Grief: The One Secret You Don't Want to Keep to Yourself
Written by: Tess G.
On October 10th, 2018, my whole world, and that of my family, flipped upside down and broke into pieces. My dad, best friend, ultimate supporter, and favorite political commentator, passed away suddenly before I was able to say goodbye. While my dad lived a "full" life, I was not ready to see him go. Unexpected goodbyes change you, and every day I am reminded of how this loss has affected who I am now.
For me this “change” was a merciless wake-up call, it has awakened parts of me that I didn’t know existed and surprisingly, I’ve grown to actually like these new learnings about myself. I found myself shedding “rose-colored glasses” and see the reality many live with today. A reality that my dad spoke of , knew deeply, but shielded me from most of my life. The most important thing I remind myself to this day five months later is: When Grief comes knocking it will get in one way or another, no matter how much you try to resist it or ignore it. There is no ignoring loss like this.
Grief has become my secret, but that’s what has been the most isolating, yet fascinating factor of what I call my “grieving guilt”. You know, that feeling that people are getting tired of hearing about what you are going through. The guilt you feel for not wanting to burden someone with your grief related “woes”, but I’m learning that being vulnerable and open is an essential part of healing.
The most surprising outcome of experiencing grief is that it has been an antidote to the selfish twenty-something I very often was. Your twenties are often referred to as “The best years of your life”, but when you are one of the only people you know who has lost a parent, it is hard not to see the contrast between your peers’ experiences and your own. Sometimes you really just wish you could go back to the naivety of not knowing the good ‘ol friend that is grief. The day my dad died, I realized how lucky I was to have a father until I was 23, it catalyzed an empathy that didn't fully exist prior to that day in October. I am now in the “the club of lost daughters”; the club where you find comfort in your common loss through sharing stories with those who “get it”.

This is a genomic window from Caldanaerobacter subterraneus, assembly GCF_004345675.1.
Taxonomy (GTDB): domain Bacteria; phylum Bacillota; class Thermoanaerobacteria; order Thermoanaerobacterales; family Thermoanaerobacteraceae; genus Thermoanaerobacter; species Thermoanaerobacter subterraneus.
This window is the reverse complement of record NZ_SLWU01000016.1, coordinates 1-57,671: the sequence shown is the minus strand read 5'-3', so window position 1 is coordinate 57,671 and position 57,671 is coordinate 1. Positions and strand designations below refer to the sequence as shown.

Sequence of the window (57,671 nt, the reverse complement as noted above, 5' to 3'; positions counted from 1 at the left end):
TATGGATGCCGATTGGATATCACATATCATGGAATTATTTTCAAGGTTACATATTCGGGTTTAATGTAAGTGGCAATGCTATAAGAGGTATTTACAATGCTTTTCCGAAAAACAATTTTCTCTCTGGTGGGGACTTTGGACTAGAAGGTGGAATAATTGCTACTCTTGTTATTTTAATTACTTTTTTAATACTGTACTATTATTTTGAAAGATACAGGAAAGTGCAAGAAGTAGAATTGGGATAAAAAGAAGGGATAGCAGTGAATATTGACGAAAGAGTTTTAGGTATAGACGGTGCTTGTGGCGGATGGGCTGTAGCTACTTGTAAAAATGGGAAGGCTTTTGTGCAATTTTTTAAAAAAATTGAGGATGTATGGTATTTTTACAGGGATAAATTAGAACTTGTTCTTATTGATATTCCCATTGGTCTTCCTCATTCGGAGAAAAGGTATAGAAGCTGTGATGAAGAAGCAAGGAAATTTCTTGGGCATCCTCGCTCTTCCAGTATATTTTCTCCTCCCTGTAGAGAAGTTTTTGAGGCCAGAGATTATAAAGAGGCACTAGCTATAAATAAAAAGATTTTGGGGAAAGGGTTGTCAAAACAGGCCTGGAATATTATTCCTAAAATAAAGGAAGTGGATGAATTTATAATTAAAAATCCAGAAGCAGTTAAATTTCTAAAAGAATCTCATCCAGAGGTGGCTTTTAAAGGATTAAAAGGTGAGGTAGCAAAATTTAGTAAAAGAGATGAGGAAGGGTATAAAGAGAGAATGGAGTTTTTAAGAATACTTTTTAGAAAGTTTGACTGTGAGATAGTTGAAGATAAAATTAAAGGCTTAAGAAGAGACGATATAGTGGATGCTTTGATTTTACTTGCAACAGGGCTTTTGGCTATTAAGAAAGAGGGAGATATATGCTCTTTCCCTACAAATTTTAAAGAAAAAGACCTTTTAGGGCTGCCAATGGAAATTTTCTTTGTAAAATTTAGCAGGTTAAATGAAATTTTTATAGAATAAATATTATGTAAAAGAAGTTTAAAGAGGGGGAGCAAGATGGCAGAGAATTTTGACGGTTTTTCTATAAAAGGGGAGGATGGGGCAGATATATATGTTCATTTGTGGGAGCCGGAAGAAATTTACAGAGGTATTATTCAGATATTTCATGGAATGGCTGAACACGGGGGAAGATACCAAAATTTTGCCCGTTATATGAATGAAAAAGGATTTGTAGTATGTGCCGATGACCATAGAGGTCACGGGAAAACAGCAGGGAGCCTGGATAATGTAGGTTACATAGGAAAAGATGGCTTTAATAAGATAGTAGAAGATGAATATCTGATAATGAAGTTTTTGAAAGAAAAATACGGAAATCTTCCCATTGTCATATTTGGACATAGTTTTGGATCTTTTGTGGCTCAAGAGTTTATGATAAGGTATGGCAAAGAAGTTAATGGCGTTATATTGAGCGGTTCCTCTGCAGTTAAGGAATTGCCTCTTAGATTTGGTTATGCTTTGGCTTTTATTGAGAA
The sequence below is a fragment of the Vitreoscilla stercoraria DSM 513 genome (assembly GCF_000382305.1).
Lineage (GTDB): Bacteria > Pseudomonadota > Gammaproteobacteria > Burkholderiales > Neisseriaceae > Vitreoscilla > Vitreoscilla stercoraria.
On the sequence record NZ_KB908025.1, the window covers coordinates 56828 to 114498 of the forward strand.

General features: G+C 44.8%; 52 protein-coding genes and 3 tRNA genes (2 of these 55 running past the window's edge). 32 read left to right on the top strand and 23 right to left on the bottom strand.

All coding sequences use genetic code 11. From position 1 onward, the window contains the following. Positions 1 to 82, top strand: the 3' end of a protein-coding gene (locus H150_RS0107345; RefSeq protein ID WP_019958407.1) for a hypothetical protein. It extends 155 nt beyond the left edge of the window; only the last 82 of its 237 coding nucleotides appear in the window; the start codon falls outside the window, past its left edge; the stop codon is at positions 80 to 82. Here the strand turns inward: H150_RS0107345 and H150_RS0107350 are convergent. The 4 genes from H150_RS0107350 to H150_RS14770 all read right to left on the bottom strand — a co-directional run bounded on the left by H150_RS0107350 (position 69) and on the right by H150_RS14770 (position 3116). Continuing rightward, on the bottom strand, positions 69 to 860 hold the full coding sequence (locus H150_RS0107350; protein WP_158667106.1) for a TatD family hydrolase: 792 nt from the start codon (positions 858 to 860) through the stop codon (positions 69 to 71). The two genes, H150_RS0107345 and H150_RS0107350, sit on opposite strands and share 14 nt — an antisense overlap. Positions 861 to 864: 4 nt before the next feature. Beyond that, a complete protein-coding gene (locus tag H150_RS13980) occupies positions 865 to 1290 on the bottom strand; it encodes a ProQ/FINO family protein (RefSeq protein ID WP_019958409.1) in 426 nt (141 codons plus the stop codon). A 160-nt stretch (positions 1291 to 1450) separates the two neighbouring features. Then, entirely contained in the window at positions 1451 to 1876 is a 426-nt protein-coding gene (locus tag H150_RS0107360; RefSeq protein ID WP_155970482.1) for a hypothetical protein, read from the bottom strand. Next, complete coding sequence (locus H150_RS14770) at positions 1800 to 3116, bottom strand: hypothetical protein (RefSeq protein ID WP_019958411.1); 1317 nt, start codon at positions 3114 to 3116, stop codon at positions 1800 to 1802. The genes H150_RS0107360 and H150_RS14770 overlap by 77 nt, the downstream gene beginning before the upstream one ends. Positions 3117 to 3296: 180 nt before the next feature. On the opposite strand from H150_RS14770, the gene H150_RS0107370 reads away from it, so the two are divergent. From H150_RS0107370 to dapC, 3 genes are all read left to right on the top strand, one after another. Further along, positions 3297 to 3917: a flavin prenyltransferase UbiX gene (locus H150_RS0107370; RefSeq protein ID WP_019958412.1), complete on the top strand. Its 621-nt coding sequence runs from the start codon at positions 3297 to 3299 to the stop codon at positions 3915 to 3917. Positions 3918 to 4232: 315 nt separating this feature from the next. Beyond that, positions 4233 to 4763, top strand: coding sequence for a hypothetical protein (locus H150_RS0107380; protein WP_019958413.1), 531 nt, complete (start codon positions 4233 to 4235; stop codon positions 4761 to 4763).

The last day I saw my dad, he moved me into my new apartment in a new city, he witnessed me getting my first job and was so unbelievably proud (I no doubt owe him for dealing with my unnecessary panic sessions). I won’t get many of those other “firsts” women my age will have with their dad but, I do know that I can be grateful for all the ones I do have. You’ll realize while your loved one may no longer be here, you will see different ways they prepared you for anything that comes your way even after they’re gone.
One last piece of grief advice I have comes from my dad’s email to me one year ago: “The world is a blank canvas and you simply get to paint the picture you want.”
Here is glimpse of the wisdom and support that I would kill to receive again from him today:
My dad may be gone but he will always be a key part of the foundation of who I am and I realize that more and more each day. If you are reading this because you lost a parent, you’re not alone, you can send me an email any time even if we’re complete strangers please reach out.
If you haven’t lost a parent, give them a call. Spend time doing something with them you may overlook as quality time, ask them about their past, and most of all cherish every single second you have with them. If you have a friend who has lost someone, realize that no matter the time that passes since their loss, they (we) always need that reminder you are there for them. Grief doesn’t go away, and neither should the support system. We don’t want to keep the secret of grief to ourselves.
Resources that helped me
Modern loss gift swap: I have stayed pen pals with the woman I swapped gifts with since.
Instagram Accounts: @Mollyrosenguy #cluboflostdaughters, Alex Elle, @Millenialsgrieving, @dididreamofyou, @modernloss
Others: Barre3, Skiing, Journaling, Meditating, and spending time with those who show you what love is